1. I’m 13 I have the common symptoms as well some unusual ones (like asthma that isn’t helped with ventlin) my doctor says this could all be celiac. My Nana has celiac disease and my Mum is defiantly gluten sensitive but might not have celiac she hasn’t been tested yet. My blood test came back negitive so I’m having an edsocopy and biopsy tomorrow, I know the biopsy isn’t that reliable but neither is the blood test a test can never be 100% accurate. I suggest do your own research and go get referred if you can the general doctors sometimes have no clue with the unusual cases. At least I have become a bit of a biology nerd from this!

    2. I feel like that a lot just hang in there and become your doctor really. I’m not saying self diogonise yourself that is foolish but get to know why is happening and why better come up with theories an ficus them with your doctor I wish for all the best for your daughter.

  9. In an allergy test for wheat, I tested HIGH. I immediately went gluten-free and have not had a migraine headache since that time (Mid-March).


  10. Was dx about 3 yrs ago. Was getting sick every time I would eat. Getting diahrea, tired all the time, could not focus. Doctor took colonoscopy,endoscopy and said my vili was all down and should have been up. He dx me with celiac disease. Put me on a gluten free diet. I started it right away. The diahrea stopped and I started feeling alot better. The minute I start to cheat, I start feeling sick again.

  11. My blood tests and biopsy were negative but self impossed a gluten diet, which stopped all the bloating and pain caused by being bloated and have been relatively fine since. However, I would occasionally have a day or two where I would get bloated and then it would go again? I realised that it was happening after I had eated some gluten free bread, normally on a Saturday morning in the form of a bacon butty. I have since cut all bread from my diet, including GF and have been fine ever since. I had previously noticed that yeast extract (marmite etc) was upsetting my guts and had excluded that at the start of my self imposed diet and strongly believe that it has something to do with the Yeast, which is why GF bread was still causing me problems.

  12. About a year ago, I tested slightly high for antibodies, had a negative biopsy and extremely high risk of celiac disease on Prometheus gene test. I had been diagnosed throughout the years with IBS but nothing I tried made my symptoms any better. My new gastroenterologist was the one who suggested I get tested for celiac disease, and even though my biopsy was negative and my antibodies weren’t through the roof although not normal, after my gastro saw the results of the gene test, she told me to just assume I have gluten intolerance and stop eating gluten. Because I felt so much better after going gluten free, I have followed her advice for over a year and could never go back to eating gluten. I don’t have any problems with corn or gluten free bread or pasta. The only time I have a reaction is when I eat yogurt with gluten free granola, but it’s not really too bad and nothing like when I used to eat something like turkey on rye for lunch. Anyone who feels better eating gluten free should just eat gluten free. Simple as that. Don’t let old-fashioned thinking from doctors dissuade you from feeling better.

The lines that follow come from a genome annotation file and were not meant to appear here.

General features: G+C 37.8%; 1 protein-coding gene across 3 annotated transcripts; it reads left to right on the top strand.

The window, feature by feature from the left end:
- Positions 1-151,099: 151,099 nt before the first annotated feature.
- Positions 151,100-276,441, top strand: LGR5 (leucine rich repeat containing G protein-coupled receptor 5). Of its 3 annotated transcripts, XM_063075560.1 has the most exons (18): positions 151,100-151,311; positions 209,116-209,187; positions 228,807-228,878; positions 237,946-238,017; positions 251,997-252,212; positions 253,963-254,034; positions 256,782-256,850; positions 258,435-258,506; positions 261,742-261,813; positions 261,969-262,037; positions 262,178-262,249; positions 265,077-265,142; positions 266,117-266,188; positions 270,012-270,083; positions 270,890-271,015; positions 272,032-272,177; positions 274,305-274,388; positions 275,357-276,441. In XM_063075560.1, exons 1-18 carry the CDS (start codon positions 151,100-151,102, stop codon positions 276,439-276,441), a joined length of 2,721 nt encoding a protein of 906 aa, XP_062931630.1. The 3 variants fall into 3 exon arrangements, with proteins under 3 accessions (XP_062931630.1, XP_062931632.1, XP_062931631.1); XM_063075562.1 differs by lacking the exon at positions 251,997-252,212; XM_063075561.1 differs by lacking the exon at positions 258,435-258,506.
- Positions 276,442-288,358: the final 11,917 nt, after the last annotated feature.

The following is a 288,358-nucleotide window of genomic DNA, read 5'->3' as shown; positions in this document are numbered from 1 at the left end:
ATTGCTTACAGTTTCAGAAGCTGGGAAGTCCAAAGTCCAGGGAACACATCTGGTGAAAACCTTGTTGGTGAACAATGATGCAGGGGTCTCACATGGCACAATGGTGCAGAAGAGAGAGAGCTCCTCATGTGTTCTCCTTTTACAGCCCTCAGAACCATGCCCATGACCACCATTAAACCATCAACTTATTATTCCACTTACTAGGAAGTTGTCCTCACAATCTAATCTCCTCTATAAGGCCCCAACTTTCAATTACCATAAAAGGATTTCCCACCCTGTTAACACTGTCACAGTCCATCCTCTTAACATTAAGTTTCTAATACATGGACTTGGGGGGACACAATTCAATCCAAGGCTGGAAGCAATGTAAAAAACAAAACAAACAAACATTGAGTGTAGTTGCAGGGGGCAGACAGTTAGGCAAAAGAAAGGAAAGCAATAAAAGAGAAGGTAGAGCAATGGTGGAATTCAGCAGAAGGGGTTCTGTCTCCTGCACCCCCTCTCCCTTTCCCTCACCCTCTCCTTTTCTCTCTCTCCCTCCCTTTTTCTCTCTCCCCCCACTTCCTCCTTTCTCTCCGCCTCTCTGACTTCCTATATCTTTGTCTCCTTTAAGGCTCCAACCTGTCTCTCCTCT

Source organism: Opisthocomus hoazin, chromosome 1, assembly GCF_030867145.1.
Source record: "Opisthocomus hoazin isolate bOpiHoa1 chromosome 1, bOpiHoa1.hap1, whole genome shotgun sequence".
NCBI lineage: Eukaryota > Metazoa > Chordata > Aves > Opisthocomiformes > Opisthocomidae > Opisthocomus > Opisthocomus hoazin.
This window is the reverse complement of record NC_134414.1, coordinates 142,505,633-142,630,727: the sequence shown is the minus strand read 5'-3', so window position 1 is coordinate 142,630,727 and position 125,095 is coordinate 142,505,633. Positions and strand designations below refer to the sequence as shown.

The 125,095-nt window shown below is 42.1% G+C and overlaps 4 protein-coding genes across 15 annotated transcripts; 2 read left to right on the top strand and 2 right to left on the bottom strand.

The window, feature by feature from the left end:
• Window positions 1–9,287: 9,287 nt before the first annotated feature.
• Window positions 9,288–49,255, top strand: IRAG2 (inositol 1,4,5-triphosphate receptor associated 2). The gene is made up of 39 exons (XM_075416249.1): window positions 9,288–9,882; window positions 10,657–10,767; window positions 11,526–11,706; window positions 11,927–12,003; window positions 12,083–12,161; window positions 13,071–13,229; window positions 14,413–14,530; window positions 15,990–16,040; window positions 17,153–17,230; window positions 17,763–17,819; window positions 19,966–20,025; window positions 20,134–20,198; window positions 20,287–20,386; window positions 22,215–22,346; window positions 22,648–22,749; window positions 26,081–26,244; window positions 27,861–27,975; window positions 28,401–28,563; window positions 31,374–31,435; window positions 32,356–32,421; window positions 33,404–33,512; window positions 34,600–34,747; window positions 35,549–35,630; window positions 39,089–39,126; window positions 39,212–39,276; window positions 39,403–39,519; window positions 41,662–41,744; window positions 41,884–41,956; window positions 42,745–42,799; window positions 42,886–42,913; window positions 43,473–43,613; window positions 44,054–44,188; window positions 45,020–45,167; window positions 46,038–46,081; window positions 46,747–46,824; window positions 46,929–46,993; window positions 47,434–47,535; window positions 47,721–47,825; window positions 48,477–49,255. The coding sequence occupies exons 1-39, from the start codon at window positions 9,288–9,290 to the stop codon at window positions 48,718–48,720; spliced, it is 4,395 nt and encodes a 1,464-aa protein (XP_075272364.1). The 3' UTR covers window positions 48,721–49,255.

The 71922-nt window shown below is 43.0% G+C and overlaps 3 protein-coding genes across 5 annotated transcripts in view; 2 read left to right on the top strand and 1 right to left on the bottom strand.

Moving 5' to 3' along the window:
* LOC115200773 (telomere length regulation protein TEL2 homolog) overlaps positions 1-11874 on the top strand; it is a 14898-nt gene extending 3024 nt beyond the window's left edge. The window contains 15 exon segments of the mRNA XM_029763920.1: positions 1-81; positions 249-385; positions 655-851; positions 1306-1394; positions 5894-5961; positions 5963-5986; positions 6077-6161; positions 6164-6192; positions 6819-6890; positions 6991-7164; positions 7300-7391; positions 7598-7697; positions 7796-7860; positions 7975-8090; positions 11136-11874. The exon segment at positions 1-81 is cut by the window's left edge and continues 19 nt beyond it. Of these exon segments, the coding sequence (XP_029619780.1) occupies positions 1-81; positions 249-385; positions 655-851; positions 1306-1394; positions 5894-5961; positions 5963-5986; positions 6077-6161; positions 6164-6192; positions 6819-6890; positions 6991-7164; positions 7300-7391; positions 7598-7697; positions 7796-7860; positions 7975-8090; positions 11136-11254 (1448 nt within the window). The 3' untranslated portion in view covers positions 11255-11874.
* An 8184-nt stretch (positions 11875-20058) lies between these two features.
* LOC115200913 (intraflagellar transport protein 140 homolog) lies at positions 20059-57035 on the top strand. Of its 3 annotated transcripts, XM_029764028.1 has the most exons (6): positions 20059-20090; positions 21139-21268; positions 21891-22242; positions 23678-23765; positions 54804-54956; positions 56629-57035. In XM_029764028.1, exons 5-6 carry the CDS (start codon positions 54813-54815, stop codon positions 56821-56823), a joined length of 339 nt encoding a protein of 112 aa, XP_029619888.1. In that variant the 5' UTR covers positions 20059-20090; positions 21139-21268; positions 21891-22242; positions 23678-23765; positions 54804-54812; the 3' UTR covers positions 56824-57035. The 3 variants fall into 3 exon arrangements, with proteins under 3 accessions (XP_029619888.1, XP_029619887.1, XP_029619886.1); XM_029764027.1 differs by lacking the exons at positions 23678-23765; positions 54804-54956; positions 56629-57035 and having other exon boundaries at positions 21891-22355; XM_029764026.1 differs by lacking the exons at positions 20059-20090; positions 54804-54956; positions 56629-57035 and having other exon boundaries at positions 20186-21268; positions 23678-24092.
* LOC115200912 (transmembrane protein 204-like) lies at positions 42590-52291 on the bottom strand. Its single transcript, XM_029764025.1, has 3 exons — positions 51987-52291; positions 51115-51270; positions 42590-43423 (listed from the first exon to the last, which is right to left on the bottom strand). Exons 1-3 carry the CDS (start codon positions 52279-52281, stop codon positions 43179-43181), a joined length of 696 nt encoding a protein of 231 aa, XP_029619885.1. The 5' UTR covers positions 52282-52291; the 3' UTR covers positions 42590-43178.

13. I have been very sick (mostly unable to do day to day things) for 2 years. Been to several doctors and no one knows what’s wrong with me. Because of this, I decided to have genetic testing done. It says that I do have the Celiac marker. I went to my doctor with this information and she informed me that I had had a biopsy done for Celiac 10 years ago and it was nagarive. She said that in no way do I have it due to that test. (They hadn’t told me they were testing it during my scopes). So I continued eating gluten. I recently developed brown at the bottom of some of my teeth. I googled and it said it’s a common symptom of Celiac. Could my negative results have possibly changed? I have almost every single symptom of Celiac.

    1. Jennie,
      The traditional testing for celiac disease is often inaccurate. Here is an article on that topic.
      If you strongly suspect a gluten sensitivity I would highly recommend changing your diet.
      1. Check out this page. It contains a list of gluten and the hidden terms commonly used for gluten on food labels.
      2. Follow the 30 diet protocol in No Grain No Pain.
      Let me know how you do.
      All the best,
      Dr. Osborne

  14. Hello, I have been with joint pain for many, many years. After doing testing a year ago I found out I was allergic to dairy. That solved my eczema, constipation, stomach pain, acid reflux and some allergy symptoms. However, my joint pain did not get any better. Some of my blood work revealed red flags and was told to do an Upper GI. My blood work while on gluten was IGA 253 and Tissue Transglutaminase Antiobody IgA was 43.
    The GI came back negative for Celiac and was told not to worry about being gluten free. I then went to see a Rheumatologist that specialized in auto immune diseases. He questioned the slightly higher blood work. I went gluten free for 7 weeks and Gliadin Antibody IgG was 23 units and Gliadin Antitbody IgG , deaminated was 7 units. He said that something doesn’t seem right but was not sure. He said to see a GI…he only specialized in autoimmune. I was a bit confused as I though Celiac was an autoimmune disease. So neither Dr. have given me any answers. I am wondering if I should be gluten free and how serious I should be on the diet. Are there other types of Dr. that are more knowledgeable?

  15. We’re looking for a doctor who will diagnose Celiac based on overwhelmingly positive blood results. There is no need for biopsy in this circumstance. Any referrals?

    1. Ben,
      It is not typical. Unfortunately, the gold standard of care for celiac diagnosis is biopsy. Doctors are not likely to make a diagnosis of celiac disease without one. Your best bet would be a pediatrician who will listen and take a proactive stance.
      All the best,
      Dr. O